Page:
Base Camp Brewing
Brains meet brawn meet brew
There are some new kids on the block at Libation Alley (the inner Southeast ‘hood around SE Oak and Ninth Avenue), and, thank God, they’re bringing beer with them. Justin Fay, a former brewer at Klamath Basin Brewing, will (hopefully) be opening his brainchild Base Camp Brewing Company in November. We realize that this is still a ways off, but when it comes to beer, is it ever too early to mark your calendars?
Fay and his brewing buddies will be filling a much-needed void in the hop-happy Portland beer scene—lagers (woot!). As it stands, their beer line-up will consist of six standards, including an Octoberfest-like lager, and a seasonal. Although he has styles picked out, Fay is more interested in brewing innovative beers with the ingredients available than following cut-and-dry formulas.
Fay started professionally brewing at Klamath Basin Brewing in 2006, where he racked up a variety of awards, including a blue-ribbon-winning amber at the 2008 West Coast Brew Fest, beating out New Belgium’s Fat Tire, which got third.
The men of Base Camp can easily be described as a group of beer geeks. Fay, a Pre-Med turned Fermentation Studies grad from Oregon State University, has more than a palatable appreciation for suds. After spending a summer in the King Estate Winery’s taproom, Fay became fascinated with the science behind brewing and has been wearing his brewer’s goggles ever since. “I loved the atmosphere and the science behind brewing,” says Fay, “There’s a design and hands-on aspect. It’s this idea of building things, building beer.”
However, the Base Camp crew is more than your usual brew brainiacs. This is a staff of hard-core outdoor adventure junkies. For the Base Camp staff, beer and the great outdoors is the Pacific Northwest version of peanut butter and jelly. A big part of their motto is looking to your own backyard for adventure, whether it be the Portland City Marathon, geo-caching in Eastern Oregon, or kayaking the Wilson River (which may or may not entail losing one’s camera, wallet, and car keys). Their current office looks like a search-and-rescue base, with marked out trail maps of Mt. Shasta, a future company trip, hanging on the wall. “You don’t have to drink light beer,” says in-house Marketing Manager Joseph Dallas, “just be active and drink good beer. It seems like a healthier diet.”
A sneak peek at their labeling plan tells a similar story: a sample 12-pack case sports topography charts and bottle labels use images of compass navigation and rock climbing equipment. Floor plans for the taproom include a curved bar with an angular profile (inspired by salt columns) surrounded by walls covered in refurbished barn wood. Slab samples with pieces of broken beer bottles and plans for floor-to-ceiling glass roll-ups give an impression of the outdoors brought inside.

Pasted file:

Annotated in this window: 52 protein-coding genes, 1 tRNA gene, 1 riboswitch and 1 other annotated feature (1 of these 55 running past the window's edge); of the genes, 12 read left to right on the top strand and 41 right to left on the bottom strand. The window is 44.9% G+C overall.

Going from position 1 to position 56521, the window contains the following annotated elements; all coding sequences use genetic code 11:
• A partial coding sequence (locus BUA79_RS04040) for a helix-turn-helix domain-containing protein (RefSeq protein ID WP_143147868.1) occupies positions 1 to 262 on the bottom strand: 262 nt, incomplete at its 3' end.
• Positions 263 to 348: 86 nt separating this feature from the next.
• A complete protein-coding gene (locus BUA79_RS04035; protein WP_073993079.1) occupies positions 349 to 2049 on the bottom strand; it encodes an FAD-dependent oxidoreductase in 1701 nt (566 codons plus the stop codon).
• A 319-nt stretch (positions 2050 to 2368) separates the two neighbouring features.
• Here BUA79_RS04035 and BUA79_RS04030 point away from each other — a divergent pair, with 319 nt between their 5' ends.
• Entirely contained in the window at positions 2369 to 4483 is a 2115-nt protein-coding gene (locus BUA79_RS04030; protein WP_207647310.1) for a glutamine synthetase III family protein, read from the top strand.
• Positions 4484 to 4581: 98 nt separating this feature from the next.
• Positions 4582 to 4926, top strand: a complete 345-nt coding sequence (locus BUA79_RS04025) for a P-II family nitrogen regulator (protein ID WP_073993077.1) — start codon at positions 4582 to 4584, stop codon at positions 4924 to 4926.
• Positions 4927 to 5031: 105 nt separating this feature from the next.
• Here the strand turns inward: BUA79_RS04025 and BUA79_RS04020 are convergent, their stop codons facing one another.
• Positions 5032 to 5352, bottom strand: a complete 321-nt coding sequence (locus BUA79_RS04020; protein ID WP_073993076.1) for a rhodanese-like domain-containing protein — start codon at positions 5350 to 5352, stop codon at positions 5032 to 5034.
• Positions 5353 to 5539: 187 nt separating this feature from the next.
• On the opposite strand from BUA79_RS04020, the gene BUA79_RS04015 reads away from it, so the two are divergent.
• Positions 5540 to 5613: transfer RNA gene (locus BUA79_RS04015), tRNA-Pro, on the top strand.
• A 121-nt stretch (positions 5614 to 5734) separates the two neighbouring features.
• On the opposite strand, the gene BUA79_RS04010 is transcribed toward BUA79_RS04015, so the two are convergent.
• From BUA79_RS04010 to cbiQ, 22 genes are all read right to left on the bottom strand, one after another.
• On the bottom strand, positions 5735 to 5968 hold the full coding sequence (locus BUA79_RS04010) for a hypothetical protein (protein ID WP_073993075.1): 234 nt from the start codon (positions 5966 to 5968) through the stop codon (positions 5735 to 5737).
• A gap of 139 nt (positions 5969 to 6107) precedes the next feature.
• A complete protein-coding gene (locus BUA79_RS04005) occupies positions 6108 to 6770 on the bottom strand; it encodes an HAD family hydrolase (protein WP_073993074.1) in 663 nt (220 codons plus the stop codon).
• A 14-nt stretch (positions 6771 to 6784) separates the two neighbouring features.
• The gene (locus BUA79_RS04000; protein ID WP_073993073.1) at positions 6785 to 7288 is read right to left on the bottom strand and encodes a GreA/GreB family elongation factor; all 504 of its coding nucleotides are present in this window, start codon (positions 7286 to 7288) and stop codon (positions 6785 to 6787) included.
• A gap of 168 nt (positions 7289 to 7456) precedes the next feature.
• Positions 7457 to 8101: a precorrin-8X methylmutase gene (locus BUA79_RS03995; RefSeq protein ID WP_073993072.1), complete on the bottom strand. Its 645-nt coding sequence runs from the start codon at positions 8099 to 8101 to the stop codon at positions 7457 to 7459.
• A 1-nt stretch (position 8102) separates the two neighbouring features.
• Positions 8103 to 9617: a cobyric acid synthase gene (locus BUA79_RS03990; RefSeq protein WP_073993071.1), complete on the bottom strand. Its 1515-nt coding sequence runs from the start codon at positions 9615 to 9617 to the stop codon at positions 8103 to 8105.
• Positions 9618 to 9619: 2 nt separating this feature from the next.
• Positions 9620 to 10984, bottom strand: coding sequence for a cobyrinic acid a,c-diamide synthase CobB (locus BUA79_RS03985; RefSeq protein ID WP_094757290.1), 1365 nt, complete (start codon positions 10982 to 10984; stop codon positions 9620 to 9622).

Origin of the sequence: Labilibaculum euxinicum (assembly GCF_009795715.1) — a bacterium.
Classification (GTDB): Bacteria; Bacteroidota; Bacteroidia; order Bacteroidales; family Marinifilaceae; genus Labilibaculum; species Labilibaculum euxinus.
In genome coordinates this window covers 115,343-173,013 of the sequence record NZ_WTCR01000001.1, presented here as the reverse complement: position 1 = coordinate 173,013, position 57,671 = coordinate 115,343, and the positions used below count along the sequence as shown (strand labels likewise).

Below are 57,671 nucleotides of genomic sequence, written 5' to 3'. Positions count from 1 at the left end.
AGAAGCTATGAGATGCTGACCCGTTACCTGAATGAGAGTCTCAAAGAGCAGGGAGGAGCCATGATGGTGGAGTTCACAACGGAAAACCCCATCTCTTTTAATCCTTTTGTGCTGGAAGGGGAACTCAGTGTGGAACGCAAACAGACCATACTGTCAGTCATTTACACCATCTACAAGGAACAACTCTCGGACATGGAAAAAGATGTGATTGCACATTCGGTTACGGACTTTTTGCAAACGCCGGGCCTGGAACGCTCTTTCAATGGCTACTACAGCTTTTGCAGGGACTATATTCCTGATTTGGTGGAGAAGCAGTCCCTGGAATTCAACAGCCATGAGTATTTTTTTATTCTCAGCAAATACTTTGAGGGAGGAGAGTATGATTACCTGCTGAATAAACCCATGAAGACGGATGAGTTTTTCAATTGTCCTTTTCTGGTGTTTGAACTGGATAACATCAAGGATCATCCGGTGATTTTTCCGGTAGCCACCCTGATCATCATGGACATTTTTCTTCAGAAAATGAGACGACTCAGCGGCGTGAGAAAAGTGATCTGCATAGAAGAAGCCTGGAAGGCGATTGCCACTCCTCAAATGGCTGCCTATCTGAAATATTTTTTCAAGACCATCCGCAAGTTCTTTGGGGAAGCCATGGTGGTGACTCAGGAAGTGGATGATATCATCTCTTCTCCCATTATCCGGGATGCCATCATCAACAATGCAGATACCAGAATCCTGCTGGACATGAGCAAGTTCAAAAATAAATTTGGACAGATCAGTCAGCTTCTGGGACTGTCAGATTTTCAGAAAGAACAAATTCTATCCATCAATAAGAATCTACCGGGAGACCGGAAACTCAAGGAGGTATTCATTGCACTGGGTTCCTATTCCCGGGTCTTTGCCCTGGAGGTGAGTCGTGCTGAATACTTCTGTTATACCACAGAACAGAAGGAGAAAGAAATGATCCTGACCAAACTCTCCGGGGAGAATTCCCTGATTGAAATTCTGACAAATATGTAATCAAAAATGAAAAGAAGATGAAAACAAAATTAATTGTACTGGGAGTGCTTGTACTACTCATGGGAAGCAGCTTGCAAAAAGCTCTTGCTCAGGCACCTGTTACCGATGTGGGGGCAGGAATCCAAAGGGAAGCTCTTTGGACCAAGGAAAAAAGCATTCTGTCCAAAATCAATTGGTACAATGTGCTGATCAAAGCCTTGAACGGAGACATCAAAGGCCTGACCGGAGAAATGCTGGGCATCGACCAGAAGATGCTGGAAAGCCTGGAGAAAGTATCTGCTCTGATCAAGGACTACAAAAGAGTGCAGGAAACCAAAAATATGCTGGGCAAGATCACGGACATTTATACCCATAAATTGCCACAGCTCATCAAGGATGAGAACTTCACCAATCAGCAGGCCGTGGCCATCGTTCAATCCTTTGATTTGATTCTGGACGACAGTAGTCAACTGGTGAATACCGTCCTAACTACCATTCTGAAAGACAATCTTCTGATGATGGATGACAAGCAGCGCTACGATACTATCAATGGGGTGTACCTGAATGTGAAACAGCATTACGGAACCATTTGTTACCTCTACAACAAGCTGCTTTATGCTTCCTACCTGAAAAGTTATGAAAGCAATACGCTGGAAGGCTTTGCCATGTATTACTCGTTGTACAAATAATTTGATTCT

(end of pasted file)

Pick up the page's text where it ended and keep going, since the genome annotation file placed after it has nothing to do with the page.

Also unique about Base Camp is that they’re skipping the nano-brewing stage altogether, and starting out with a 20-barrel brewhouse (think the size of Hopworks Urban Brewery), with bottling and kegging operations. Fay and his staff plan to live up to the “go big or go home” mentality. Shopping around also helps. Their equipment comes from the defunct Nicolet Brewery in Florence, Wisconsin. Ten days and four semi trucks later gave them the equipment needed for a full-fledged production brewery.
For this group of fledgling brew barons, there is still a long way to go. Their building, an electrical company warehouse built in 1949, will take quite a bit of work to get up to code with (ironically) electrical and plumbing. A staggering amount of permit fees and feet-high stacks of applications are just a couple of the steps necessary to complete before having wort in the kettle. Fay and his staff are optimistic, though, being a group of “rigorous men” (their words) with steep learning curves.
Needless to say, we’re expecting big things from Base Camp, as is Fay and his staff. Expect to see 22 oz. bottles around Portland in the fall/winter. Fay plans to keep distribution local, but if possible he would brew to the moon and back, where I’m told, it’s easier to carbonate the beer.